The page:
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    Ok, so the "application should not alter the schema" is in my opinion the first good point against the technique I suggest. However the anonymous account able to create new users only needs to be able to create new users with most basic access. Only administrators can promote users and drop users, which I guess is what is wanted in applications :-) The general data is visible to the anonymous user, so this connection can be used for content where authentication is not needed. Portability is also a good point, yet I think user commands are now part of the standard (not sure, it wasnt years ago) Commented May 11, 2017 at 15:02
  • By the way with this setting if a hacker gets access to the database as the anonymous user, he will be able to create as many users as he wants, but this is not a security issue, he could also surely bloat the database using one of the created accounts, that would be annoying but again no security issue (and he could do it using the standard interface too anyways, it would be way slower though :p) Commented May 11, 2017 at 15:16
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    I do agree that from a security point of view database level users would be better. However that is basically impossible to manage with e.g. online shops where you might have 50 million registered users. Each one would need to be a database user. Plus: this typically doesn't play well with web applications using a connection pool.
    – user1822
    Commented May 12, 2017 at 12:15

Restating the question

Why storing users passwords at all?

The simplest answer is that you have to do so. You still store passwords in your alternative method. It's just that you use the database's built-in system to manage the storage. So your method is only as good as your database's. That may still be better than whatever you might do otherwise, but it's not avoiding storage. It's really just avoiding coding storage.

It also might not be better. If I compromise a database and get copies of the files, I can access the tables directly. So there's little point to using a brilliant password management system. Because if someone can access the system level table containing the passwords or hashed passwords, they can also access the files directly. Why bother with cracking passwords when you already have the data? It's not like you can encrypt the data easily either. Each user needs to be able to access it. So user-level encryption won't work so well.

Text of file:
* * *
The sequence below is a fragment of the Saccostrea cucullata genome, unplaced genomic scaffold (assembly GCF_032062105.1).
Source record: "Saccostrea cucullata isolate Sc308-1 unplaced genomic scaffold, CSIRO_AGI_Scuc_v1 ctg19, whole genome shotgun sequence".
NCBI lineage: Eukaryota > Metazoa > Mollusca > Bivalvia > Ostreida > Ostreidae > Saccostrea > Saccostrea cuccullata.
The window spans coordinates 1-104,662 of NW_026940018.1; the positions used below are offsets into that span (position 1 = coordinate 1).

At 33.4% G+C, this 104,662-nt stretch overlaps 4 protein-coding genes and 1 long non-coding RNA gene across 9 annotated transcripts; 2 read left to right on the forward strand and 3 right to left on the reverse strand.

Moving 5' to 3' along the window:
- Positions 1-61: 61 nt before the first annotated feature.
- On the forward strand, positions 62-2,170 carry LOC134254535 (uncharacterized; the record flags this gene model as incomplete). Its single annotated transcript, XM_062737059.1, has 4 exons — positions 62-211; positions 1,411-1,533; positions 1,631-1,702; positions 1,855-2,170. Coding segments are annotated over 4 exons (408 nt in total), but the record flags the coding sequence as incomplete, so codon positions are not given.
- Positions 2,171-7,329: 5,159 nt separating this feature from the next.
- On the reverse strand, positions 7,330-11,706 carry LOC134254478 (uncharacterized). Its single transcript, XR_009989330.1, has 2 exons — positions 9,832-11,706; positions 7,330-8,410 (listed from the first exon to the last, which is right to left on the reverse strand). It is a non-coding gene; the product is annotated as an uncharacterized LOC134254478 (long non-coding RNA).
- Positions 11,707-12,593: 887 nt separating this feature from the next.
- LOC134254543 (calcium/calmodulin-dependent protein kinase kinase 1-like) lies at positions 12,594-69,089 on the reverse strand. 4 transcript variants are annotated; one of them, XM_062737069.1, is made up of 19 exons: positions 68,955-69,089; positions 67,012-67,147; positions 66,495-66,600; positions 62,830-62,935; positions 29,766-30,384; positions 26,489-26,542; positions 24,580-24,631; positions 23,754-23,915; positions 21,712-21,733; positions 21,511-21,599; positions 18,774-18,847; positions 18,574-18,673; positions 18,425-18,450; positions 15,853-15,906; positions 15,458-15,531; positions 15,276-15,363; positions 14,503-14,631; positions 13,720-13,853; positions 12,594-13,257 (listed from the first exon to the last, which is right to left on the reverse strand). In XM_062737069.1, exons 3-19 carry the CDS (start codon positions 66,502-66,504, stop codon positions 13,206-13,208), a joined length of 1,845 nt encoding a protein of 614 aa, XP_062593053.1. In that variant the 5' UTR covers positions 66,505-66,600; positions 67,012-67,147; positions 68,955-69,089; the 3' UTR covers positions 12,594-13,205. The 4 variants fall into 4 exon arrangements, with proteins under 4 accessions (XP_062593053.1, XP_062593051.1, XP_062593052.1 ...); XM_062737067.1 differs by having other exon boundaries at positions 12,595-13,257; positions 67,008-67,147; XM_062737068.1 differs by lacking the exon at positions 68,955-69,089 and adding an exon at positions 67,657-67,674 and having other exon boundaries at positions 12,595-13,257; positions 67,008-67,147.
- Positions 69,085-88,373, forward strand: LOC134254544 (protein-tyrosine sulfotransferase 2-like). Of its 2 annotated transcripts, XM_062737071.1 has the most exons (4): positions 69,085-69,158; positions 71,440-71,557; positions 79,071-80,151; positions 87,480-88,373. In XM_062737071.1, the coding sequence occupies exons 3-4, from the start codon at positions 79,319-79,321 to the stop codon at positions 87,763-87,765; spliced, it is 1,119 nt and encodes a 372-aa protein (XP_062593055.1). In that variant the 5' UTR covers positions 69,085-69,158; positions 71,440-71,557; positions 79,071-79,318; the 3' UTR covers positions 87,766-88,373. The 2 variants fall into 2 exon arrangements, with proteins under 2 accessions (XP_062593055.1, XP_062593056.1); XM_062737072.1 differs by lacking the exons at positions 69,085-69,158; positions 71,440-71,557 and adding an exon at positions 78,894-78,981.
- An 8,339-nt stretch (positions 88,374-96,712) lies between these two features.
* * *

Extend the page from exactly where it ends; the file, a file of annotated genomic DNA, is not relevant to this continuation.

But what you really seem to be asking is

Why use an application level authentication scheme when the database already has one?


Ignoring the possibility that you could write a more secure version, others have suggested a number of reasons. I generally agree. But there's another that no one has mentioned yet. You are compromising the security of your database.

In this system, every user of your application has a database user and password. Sure, it's a limited user, but it's still a user who can connect to the database. Even if you use row level security, you are still allowing end users to know database connection info. If there is ever an exploit where a user can get even table level access, you've opened up your database to attack. And some exploits have gone beyond that to administrator access.

In the layers of the security onion, the normal system is: